How to Prevent Glacial Lakes From Flooding Mountain Communities

Mountain geographer Alton Byers is helping remote Himalayan villages prepare for climate change.

By Alton Byers, University of Colorado Boulder
May 21, 2013 7:00 PMNov 12, 2019 4:19 AM
Alton Byers works perched high above Imja Lake in May 2012. | Santa Rai/Himalayan Research Expeditions


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As temperatures rise around the globe, glaciers are shrinking at an unprecedented rate. The resulting glacial meltwater can form dangerous lakes contained only by unstable rock and debris. These can burst from their basins at any moment, flooding communities and potentially killing thousands. 

Equipped with mountaineering gear and a Ph.D. in geography, Alton Byers, the director of science and exploration at the nonprofit Mountain Institute in Washington, D.C., has spent his career traversing treacherous high-altitude ridges and navigating alpine wilderness to prepare remote Himalayan villages for climate change. 

His latest project — the High Mountain Glacial Watershed Program — blends the best of modern technology with on-the-ground observation to mitigate the coming challenges associated with glacial lake outbursts. 

I am working now on Imja Lake in the Mount Everest area with local communities, the University of Texas at Austin and the U.S. Agency for International Development. Imja was a glacier back in the 1960s, and now it is 66 million cubic meters of water.

When a glacier moves down a valley, it pushes aside rock, soil and debris, creating a moraine, or levee-type horseshoe-shaped structure. When that glacier recedes, it leaves a basin, enclosed by the moraine and remaining glacial ice, which fills with meltwater.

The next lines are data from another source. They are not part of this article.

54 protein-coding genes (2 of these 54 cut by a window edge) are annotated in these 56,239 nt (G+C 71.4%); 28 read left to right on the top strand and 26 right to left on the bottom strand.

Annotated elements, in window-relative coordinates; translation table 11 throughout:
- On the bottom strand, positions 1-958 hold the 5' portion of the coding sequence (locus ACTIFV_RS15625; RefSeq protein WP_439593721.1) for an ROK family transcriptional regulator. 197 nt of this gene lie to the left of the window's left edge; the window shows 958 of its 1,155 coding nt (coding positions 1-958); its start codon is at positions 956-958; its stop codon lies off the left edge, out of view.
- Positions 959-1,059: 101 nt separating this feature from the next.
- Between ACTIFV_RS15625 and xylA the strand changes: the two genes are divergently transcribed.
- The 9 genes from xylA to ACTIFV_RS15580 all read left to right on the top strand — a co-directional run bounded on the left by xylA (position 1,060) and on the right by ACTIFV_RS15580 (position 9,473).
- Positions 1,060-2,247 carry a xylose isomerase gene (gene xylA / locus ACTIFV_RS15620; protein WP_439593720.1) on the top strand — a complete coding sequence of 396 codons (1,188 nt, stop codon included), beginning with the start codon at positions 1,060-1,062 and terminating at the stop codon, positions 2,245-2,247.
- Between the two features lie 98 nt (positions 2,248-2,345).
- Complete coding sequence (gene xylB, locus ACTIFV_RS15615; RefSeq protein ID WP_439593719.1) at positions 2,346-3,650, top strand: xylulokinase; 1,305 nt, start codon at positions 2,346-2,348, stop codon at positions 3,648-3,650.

Ground-penetrating radar determined that Imja Lake is held there by a very fragile moraine. And to add insult to injury, we discovered that the moraine still has an ice center. If you start digging a canal through the levee and into adjacent land to try and lower the lake, you’re going to hit ice. Eventually, the sun will melt the newly exposed ice, and you might end up creating a flood, as opposed to preventing one.

One of the best solutions has come from local people. Immediately downstream is a huge basin that floodwater from Imja would naturally spill into. It is bordered by the remains of an old moraine. One of our local partners, Sonam Hishi Sherpa, said: “Why don’t you just finish this natural dam? Just build a little 60-meter-high section that closes off this entire basin.” 

Modeling different scenarios showed that this would actually reduce the risk by 80 percent. Whereas if you lowered Imja Lake by 3 meters, as was originally proposed, you would reduce the risk by less than 2 percent. We’ll continue working with the locals to fix the looming problem and to develop a disaster management plan. 

In addition to the glacial lake, the area is also prone to earthquakes, which could trigger a glacial lake outburst. 

I have not personally seen an outburst, but I think I have the only set of photographs that show the aftermath. It happened in 1998 in a remote valley not too far from the Everest area. Witnesses of outbursts have described the water sloshing from side to side as it descends at up to 60 mph, and the accompanying moaning of the flood, and the smell. The smell has been described as everything from rotten eggs to gunpowder. 

To suddenly look up and see this wall of debris roaring toward you must be one of the most frightening ways to die. After we did our Imja surveys last September, just to be safe, I purchased a little brass Buddha and set it down facing the lake. It’s nice to have all bases covered.

— As told to Tasha Eichenseher

[This article originally appeared in print as "Preventing Glacial Lake Outbursts."] 

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